While some brands have been criticized for inconsistent follow-through in the two years since Floyd’s death, one brand largely living up to its commitment is Nike. The brand’s Don’t Do It campaign kicked off an ongoing company program to “be a leader in building a diverse, inclusive team and culture.” The company’s efforts include an investment of $1 billion in suppliers representing diverse populations; a goal of 30% representation of racial and ethnic minorities at director level or above in the U.S. by 2025; and a variety of partnerships dedicated to advancing racial justice. Nike’s website shares internal metrics for each defined goal and highlights its certification from MLT Black Equity at Work.

Addressing climate change and sustainability

With the global climate crisis intensifying and consumers growing increasingly leery of “greenwashing,” sustainability has become an important driver in purchase decisions. According to a recent study, 78% of global consumers feel environmental sustainability is important, and 50% rank it as a top-five value driver.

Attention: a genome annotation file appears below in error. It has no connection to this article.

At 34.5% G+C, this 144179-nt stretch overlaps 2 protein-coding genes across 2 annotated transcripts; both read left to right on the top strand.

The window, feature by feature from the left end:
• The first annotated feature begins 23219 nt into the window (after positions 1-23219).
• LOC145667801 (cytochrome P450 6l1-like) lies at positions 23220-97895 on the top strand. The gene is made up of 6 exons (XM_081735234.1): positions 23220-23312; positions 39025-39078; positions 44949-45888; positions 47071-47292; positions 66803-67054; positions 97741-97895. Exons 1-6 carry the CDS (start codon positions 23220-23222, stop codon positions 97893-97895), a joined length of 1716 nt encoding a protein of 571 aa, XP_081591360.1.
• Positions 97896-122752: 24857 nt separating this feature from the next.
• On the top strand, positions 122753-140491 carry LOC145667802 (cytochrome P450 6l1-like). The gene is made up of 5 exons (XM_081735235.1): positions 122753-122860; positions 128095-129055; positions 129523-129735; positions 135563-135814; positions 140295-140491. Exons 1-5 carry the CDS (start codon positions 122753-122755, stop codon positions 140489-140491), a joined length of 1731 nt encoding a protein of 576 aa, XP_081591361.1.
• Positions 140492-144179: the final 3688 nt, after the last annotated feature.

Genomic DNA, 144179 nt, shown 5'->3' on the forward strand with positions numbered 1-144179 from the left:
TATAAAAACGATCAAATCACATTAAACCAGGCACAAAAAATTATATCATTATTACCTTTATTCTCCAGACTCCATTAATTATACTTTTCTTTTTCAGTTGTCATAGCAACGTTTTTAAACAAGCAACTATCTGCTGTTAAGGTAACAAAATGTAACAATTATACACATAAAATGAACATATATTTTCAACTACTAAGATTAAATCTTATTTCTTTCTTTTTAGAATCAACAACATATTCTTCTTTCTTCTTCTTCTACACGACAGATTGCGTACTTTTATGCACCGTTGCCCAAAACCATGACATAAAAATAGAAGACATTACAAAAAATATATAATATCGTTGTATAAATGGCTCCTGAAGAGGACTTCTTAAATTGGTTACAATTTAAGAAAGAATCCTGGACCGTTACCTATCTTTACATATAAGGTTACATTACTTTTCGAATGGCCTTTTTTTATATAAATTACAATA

Companies face increased pressure from consumers to produce, package, and distribute their products in more sustainable ways. And more than two-thirds of consumers consider sustainability when making a purchase and are willing to pay more for sustainable products. This trend promises to continue as eco-conscious Gen Z gains more purchasing power.

Grove Collaborative, an e-commerce company that’s a certified B Corporation, sells eco-friendly household, pet, and personal care products. Grove built its brand on making environmentally friendly decisions easy for its customers. With strict sustainability standards for products and partner brands, a plastic-neutral model, and a commitment to be entirely plastic-free by 2025, Grove provides its customers with home delivery of a variety of eco-conscious products. And the model is working: When Grove Collaborative Holdings, Inc., made it’s NASDAQ debut in June 2022, its shares increased 68%.

Major corporations are increasingly invested in sustainability too. In fact, Fortune 500 companies continue to add chief sustainability officers in record numbers; demand for that role rose 228% over the past decade. And sustainability isn’t just beneficial for the planet. Shareholders are also seeing positive results. According to Barron’s fifth annual ranking of America’s Most Sustainable Companies, the 100 companies on the list outperformed the S&P 500 Index.

Speaking up about controversial political issues